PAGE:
creamygoodness
I always thought the doctrine that said if someone didn't accept Christ, even if Christ hadn't shown up in history or geographically yet as somewhat unfair.
--The_Lex Thu Apr 24 14:09:32 2008
Yes. To my limited understanding, that's the kind of thinking that led to the Catholic doctrine of Limbo -- ditto for unbaptized dead babies.

but you know. Who said God has to be fair? Or that our ideas of morality apply to the realm outside of this one?
--Kirk Thu Apr 24 15:27:58 2008
You're so Calvinist. . .. But I think places in the Bible, it does mention that God has something to do with justice. As for morality in this realm vs morality outside of this realm, that's the type of thing that makes me a moral agnostic.
--The_Lex Fri Apr 25 07:40:15 2008
Well, like Isaiah 55:9 says:

For as the heavens are higher than the earth, so are my ways higher than your ways, and my thoughts than your thoughts.

I mean, who knows if we could even grasp the fullness of His morality... theoretically our sense of morality is based on His, and we also have the Holy Spirit to nudge us along, but I think it's historically been considered poor form to try and judge God.
--Kirk Fri Apr 25 07:55:13 2008
But yet, the Bible says in Micah 6:8 -

“What does the Lord require of you but to do justice, love kindness, and walk humbly with your God.”

You probably recognize that one from a UU service. . .. ;b I think there's something to be realized that man would never be able to live up to God's morality. Which would be the clincher of sacrificing Jesus Christ on the cross for people to accept Jesus.

Still, true ignorance of Jesus Christ because of lack exposure just really seems downright unjust rather than some kind of willful ignorance (which some might say that I could fit into that category).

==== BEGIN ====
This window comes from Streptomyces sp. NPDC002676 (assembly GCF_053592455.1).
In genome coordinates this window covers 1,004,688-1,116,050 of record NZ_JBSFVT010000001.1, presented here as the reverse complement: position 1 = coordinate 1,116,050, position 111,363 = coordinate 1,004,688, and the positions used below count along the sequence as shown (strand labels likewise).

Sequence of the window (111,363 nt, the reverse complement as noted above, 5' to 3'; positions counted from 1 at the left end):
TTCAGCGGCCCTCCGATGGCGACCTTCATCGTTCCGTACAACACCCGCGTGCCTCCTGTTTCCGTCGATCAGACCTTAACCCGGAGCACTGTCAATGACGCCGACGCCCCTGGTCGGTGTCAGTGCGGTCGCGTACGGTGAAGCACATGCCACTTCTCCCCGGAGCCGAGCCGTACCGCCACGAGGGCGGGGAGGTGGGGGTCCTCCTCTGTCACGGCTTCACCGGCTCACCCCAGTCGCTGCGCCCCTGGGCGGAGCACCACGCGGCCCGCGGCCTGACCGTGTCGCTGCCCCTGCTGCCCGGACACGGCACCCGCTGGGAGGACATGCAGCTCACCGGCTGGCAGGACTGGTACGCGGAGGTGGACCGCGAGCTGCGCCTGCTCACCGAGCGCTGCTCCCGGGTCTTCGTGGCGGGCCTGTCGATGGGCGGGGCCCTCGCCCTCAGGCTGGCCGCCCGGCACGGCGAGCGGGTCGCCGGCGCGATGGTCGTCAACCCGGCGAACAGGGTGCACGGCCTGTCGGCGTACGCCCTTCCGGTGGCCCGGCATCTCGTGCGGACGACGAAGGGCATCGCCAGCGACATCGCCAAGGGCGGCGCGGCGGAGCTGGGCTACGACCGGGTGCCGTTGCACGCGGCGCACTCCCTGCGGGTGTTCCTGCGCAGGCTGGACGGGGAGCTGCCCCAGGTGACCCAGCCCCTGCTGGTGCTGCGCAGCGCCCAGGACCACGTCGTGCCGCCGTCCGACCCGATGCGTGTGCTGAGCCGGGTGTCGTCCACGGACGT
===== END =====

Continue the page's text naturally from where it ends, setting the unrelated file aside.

Then there's issues of accepting Christ for the reward or because someone sincerely believes in "cause" and a whole bunch of issues that I can't think up right away.
--The_Lex Fri Apr 25 09:33:23 2008
One passage that I find helpful, if not totally clear - Romans 2:12-14 (The Message):
"If you sin without knowing what you're doing, God takes that into account. But if you sin knowing full well what you're doing, that's a different story entirely. Merely hearing God's law is a waste of your time if you don't do what he commands. Doing, not hearing, is what makes the difference with God.
When outsiders who have never heard of God's law follow it more or less by instinct, they confirm its truth by their obedience. They show that God's law is not something alien, imposed on us from without, but woven into the very fabric of our creation. There is something deep within them that echoes God's yes and no, right and wrong. Their response to God's yes and no will become public knowledge on the day God makes his final decision about every man and woman. The Message from God that I proclaim through Jesus Christ takes into account all these differences."




--YELM Fri Apr 25 14:16:11 2008
Thanks, YELM. In adding to this conversation, you've helped clear up the source of where philosopher came up with the idea of the conscience as being put in us by God. Now if they would come up with a better explanation of why some people follow their conscience and others don't. If non-Calvinists can't come up with a good explanation other than utter Free Will while promoting the development of one's moral fortitude, the Calvinists come out as being more coherent with that argument, which kind of annoys me.
--The_Lex Fri Apr 25 15:38:18 2008
Now we know who the sesinble one is here. Great post!
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